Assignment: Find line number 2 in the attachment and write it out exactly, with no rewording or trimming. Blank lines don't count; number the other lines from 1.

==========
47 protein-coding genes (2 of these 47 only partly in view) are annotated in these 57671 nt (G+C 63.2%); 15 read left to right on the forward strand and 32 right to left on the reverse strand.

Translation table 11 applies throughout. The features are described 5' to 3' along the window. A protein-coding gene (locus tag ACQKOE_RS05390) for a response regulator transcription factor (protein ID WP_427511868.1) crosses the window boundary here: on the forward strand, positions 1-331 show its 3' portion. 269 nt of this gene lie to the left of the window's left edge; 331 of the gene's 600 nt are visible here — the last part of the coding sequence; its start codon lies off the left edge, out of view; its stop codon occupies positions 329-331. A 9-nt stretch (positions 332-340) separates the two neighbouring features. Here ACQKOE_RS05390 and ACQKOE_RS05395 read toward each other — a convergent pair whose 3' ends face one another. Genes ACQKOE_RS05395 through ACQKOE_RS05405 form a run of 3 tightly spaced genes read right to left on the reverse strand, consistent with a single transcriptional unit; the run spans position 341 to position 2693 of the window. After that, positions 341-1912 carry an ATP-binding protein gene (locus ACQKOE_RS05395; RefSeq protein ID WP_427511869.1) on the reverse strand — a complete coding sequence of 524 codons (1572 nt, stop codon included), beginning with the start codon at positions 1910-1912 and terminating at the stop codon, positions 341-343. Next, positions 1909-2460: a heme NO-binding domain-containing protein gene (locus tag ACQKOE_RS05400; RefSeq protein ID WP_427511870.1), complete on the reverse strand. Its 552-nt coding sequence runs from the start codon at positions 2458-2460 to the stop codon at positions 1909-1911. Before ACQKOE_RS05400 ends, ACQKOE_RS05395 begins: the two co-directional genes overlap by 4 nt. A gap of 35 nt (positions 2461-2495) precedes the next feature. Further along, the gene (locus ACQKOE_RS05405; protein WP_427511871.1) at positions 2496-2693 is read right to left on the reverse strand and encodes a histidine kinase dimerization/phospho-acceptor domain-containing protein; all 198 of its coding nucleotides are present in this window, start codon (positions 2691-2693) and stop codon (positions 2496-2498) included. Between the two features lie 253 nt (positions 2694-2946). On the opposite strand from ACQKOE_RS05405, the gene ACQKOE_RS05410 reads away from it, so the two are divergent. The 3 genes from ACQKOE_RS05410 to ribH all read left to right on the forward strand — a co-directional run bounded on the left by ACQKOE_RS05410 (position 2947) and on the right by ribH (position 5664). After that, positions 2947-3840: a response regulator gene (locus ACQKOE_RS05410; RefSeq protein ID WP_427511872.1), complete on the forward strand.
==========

Translation table 11 applies throughout. The features are described 5' to 3' along the window. A protein-coding gene (locus tag ACQKOE_RS05390) for a response regulator transcription factor (protein ID WP_427511868.1) crosses the window boundary here: on the forward strand, positions 1-331 show its 3' portion. 269 nt of this gene lie to the left of the window's left edge; 331 of the gene's 600 nt are visible here — the last part of the coding sequence; its start codon lies off the left edge, out of view; its stop codon occupies positions 329-331. A 9-nt stretch (positions 332-340) separates the two neighbouring features. Here ACQKOE_RS05390 and ACQKOE_RS05395 read toward each other — a convergent pair whose 3' ends face one another. Genes ACQKOE_RS05395 through ACQKOE_RS05405 form a run of 3 tightly spaced genes read right to left on the reverse strand, consistent with a single transcriptional unit; the run spans position 341 to position 2693 of the window. After that, positions 341-1912 carry an ATP-binding protein gene (locus ACQKOE_RS05395; RefSeq protein ID WP_427511869.1) on the reverse strand — a complete coding sequence of 524 codons (1572 nt, stop codon included), beginning with the start codon at positions 1910-1912 and terminating at the stop codon, positions 341-343. Next, positions 1909-2460: a heme NO-binding domain-containing protein gene (locus tag ACQKOE_RS05400; RefSeq protein ID WP_427511870.1), complete on the reverse strand. Its 552-nt coding sequence runs from the start codon at positions 2458-2460 to the stop codon at positions 1909-1911. Before ACQKOE_RS05400 ends, ACQKOE_RS05395 begins: the two co-directional genes overlap by 4 nt. A gap of 35 nt (positions 2461-2495) precedes the next feature. Further along, the gene (locus ACQKOE_RS05405; protein WP_427511871.1) at positions 2496-2693 is read right to left on the reverse strand and encodes a histidine kinase dimerization/phospho-acceptor domain-containing protein; all 198 of its coding nucleotides are present in this window, start codon (positions 2691-2693) and stop codon (positions 2496-2498) included. Between the two features lie 253 nt (positions 2694-2946). On the opposite strand from ACQKOE_RS05405, the gene ACQKOE_RS05410 reads away from it, so the two are divergent. The 3 genes from ACQKOE_RS05410 to ribH all read left to right on the forward strand — a co-directional run bounded on the left by ACQKOE_RS05410 (position 2947) and on the right by ribH (position 5664). After that, positions 2947-3840: a response regulator gene (locus ACQKOE_RS05410; RefSeq protein ID WP_427511872.1), complete on the forward strand.